You know what happened that day - or you should. Government troops had arrived and set up camp on the university commons. Armed soldiers patrolled the campus perimeter. When students protested the military presence on the campus where they lived and attended classes, the troops opened fire on the unarmed students. Thirteen of them were shot, four fatally. Two of the dead students were a part of the protest; two of them had been walking to class when they were gunned down.

So many thoughts swirl through my mind as I remember that day. The one that I come back to time and again, though, is how it feels when spring finally comes to Kent, Ohio. The winters are long here. The days are cold and snowy, the skies are gray for months on end. When the temperature finally climbs above 70 degrees and the sun shines and all the flowering trees on campus bloom, it is the most joyous time of the entire school year. Everyone is outside, playing frisbee, laying in the sun, checking out the opposite sex, for sure. Doing anything, really, just to be outdoors on a glorious spring day. I know if I had been on campus that day, I would certainly have been on Blanket Hill to see what was going on, and, yes, probably to protest an armed government presence on my campus.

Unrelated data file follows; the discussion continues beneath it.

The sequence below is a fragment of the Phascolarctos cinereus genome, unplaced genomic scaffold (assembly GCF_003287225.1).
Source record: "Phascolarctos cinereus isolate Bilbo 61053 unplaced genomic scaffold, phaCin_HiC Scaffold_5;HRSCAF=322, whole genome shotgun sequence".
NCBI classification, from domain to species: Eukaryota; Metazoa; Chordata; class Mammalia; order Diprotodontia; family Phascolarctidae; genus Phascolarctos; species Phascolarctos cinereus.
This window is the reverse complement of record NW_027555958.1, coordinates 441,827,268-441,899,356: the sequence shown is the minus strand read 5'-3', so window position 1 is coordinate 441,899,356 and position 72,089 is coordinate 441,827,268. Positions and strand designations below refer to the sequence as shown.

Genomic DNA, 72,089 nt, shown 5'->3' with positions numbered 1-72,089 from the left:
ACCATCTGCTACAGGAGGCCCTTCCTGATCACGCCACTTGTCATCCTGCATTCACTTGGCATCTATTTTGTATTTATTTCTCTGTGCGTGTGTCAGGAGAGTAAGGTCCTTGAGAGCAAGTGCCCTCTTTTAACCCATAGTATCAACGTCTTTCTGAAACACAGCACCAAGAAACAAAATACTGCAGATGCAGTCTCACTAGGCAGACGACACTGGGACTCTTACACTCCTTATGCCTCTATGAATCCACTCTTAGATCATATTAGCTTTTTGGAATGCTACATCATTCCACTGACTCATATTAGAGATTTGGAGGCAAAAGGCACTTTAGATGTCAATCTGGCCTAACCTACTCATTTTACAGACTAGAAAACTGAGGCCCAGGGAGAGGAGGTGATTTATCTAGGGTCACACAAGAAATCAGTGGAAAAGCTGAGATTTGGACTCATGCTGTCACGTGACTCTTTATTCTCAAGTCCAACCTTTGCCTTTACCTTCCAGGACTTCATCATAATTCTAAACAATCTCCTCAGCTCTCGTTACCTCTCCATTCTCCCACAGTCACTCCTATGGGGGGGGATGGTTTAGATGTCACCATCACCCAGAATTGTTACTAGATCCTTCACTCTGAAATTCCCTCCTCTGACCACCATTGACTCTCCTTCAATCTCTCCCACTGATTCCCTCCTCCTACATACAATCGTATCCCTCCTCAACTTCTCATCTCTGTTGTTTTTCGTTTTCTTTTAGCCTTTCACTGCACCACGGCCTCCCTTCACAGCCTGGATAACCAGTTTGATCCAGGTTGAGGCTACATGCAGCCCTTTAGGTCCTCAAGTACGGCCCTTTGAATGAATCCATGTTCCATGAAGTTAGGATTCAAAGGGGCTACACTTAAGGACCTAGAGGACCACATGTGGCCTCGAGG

Allison and Jeff, Bill and Sandy were older than me when they died - I was still in high school, after all, and they were college students. The years have passed, however, and now my own children are older than they lived to be. I think of their sunny, bright, young faces in all the photos I have ever seen of them, and I know I won't ever forget them or how they died in that sunlit parking lot - killed by agents of their own government. I hope you will always remember them, too.

Tin soldiers and Nixon coming,
We're finally on our own.
This summer I hear the drumming,
Four dead in Ohio.

Gotta get down to it
Soldiers are gunning us down
Should have been done long ago.
What if you knew her
And found her dead on the ground
How can you run when you know?